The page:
The docket sheets of all of these cases are available for viewing online, through the Federal Judiciary's Public Access to Court Electronic Records ("PACER") Service, and the New York State Unified Court Systems' Case Information Service.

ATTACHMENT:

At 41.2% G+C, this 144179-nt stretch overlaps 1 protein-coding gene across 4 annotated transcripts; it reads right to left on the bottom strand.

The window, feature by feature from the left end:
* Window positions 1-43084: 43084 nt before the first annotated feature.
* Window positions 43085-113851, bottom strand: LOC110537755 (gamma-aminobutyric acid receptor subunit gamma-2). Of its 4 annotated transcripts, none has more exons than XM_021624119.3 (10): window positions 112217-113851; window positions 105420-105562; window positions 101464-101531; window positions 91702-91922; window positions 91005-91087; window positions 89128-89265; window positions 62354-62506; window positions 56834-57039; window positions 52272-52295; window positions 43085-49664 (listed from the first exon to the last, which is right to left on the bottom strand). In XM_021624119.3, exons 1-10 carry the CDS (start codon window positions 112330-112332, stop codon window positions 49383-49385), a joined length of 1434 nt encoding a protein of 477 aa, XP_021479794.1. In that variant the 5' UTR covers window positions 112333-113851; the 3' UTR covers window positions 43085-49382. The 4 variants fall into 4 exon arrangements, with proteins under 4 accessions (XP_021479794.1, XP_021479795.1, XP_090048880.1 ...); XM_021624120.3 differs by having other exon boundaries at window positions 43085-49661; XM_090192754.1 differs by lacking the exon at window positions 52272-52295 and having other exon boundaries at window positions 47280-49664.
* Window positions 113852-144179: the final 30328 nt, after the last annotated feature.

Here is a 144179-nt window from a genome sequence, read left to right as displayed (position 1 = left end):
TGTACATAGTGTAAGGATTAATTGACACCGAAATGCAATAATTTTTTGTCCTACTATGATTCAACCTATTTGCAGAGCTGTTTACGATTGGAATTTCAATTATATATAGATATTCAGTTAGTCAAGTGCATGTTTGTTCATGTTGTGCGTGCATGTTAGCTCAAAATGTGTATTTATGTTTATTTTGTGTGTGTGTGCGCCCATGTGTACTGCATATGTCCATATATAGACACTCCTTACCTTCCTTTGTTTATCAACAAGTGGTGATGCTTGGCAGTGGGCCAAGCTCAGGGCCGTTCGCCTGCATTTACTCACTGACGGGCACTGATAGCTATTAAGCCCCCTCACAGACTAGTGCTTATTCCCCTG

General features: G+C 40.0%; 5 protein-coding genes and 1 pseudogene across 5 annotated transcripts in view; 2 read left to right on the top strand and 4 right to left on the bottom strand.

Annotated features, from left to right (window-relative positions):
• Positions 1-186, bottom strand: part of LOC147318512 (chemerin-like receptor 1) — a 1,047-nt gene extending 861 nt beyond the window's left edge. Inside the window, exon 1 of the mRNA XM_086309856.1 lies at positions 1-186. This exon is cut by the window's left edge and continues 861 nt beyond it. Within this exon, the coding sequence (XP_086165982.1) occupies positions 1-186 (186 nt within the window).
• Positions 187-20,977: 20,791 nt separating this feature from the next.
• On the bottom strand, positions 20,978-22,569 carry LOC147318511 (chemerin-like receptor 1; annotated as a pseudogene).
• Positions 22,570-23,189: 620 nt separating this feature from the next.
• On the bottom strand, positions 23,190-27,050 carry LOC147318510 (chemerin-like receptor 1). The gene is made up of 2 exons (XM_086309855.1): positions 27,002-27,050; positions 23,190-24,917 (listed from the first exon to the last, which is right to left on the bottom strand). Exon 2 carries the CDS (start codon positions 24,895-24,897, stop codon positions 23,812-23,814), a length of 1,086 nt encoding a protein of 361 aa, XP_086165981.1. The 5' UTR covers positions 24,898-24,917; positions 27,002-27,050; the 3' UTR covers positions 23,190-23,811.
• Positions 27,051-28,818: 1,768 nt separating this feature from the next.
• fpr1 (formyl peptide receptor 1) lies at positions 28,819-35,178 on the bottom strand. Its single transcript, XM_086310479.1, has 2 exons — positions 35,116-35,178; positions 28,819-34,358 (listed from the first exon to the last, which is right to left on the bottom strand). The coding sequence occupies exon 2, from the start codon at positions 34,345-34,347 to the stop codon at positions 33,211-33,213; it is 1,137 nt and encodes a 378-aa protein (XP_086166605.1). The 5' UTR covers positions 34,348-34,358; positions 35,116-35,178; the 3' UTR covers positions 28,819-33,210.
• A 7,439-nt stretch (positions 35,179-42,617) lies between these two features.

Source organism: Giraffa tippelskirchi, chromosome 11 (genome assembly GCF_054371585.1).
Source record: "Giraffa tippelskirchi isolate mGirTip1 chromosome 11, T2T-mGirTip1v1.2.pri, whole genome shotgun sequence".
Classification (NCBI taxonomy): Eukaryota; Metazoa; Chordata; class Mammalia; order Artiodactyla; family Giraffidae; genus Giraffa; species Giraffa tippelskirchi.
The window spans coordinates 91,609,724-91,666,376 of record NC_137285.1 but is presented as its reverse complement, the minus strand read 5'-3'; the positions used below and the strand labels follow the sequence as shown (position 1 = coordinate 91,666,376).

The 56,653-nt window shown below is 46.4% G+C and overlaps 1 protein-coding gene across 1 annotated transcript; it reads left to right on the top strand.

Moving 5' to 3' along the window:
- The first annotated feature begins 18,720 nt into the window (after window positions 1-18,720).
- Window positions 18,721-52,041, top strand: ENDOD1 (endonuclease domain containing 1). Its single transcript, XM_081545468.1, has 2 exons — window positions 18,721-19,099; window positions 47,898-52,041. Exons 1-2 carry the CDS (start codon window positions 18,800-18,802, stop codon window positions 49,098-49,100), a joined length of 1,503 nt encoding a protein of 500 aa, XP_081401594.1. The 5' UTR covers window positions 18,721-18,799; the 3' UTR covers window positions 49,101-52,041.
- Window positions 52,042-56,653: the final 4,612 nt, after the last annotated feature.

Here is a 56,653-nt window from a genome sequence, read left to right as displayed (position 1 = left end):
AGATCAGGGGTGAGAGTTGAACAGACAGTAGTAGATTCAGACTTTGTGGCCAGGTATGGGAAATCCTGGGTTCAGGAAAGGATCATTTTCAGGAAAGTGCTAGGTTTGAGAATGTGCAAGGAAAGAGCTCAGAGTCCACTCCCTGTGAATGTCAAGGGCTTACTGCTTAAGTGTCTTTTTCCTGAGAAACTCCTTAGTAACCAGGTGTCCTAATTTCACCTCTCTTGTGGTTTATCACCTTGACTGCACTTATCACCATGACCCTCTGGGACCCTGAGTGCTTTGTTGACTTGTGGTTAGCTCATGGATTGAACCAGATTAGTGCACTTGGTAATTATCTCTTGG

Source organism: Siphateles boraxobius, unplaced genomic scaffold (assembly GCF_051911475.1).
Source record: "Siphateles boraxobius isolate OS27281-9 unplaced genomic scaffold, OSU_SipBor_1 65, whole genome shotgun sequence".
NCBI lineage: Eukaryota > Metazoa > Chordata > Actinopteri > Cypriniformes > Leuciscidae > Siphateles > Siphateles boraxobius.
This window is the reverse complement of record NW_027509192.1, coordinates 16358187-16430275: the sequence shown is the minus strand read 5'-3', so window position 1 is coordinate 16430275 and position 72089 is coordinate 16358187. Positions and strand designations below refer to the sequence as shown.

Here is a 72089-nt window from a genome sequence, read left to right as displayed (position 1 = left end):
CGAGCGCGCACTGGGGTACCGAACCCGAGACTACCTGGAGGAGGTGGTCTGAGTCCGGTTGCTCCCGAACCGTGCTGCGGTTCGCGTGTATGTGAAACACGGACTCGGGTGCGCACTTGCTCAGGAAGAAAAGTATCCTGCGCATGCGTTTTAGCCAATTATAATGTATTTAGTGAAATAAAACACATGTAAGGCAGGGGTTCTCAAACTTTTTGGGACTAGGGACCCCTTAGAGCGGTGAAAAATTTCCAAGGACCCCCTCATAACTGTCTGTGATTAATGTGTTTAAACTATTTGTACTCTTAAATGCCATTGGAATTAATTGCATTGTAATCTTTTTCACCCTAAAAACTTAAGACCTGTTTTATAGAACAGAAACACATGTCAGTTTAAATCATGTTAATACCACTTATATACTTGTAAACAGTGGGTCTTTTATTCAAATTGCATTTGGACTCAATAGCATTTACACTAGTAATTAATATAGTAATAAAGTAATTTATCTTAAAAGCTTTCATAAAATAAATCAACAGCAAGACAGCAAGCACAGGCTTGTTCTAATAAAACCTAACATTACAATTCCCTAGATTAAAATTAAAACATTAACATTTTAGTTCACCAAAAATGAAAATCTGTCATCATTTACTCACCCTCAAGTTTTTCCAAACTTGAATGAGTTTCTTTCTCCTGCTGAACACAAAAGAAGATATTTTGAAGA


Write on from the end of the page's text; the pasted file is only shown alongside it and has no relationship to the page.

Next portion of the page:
Generally, information about a prisoner's litigation history is material to a prisoner civil rights action since it enables the Court to answer the following questions: (1) whether any of the issues in the action have been previously litigated and decided (for purposes of the doctrines of res judicata and collateral estoppel); (2) whether the plaintiff had, prior to being granted in forma pauperis status in this action, earned "three strikes" for purposes of 28 U.S.C. § 1915(g); (3) whether the plaintiff had a record of frivolous litigation sufficient to warrant a "bar order" (i.e., an order barring him from litigating further in that court without meeting certain preconditions) pursuant to 28 U.S.C. § 1651(a); and (4) whether the plaintiff's litigation experience was so extraordinary that it diminishes, or altogether dispenses with, the need to afford him special solicitude. Here, the information would have been material to all these inquiries, particularly in considering whether or not Plaintiff needed the full measure of special solicitude normally afforded pro se litigants, and whether or not he had, before filing his Complaint on January 20, 2005, acquired "three strikes" for purposes of 28 U.S.C. § 1915(g). See Chavis v. Curlee, 06-CV-0049, 2008 WL 508694, at *2-3 (N.D.N.Y. Feb. 21, 2008) (Kahn, J., adopting Report-Recommendation finding that Plaintiff had incurred "strikes" on July 14, 1999, and February 25, 2000).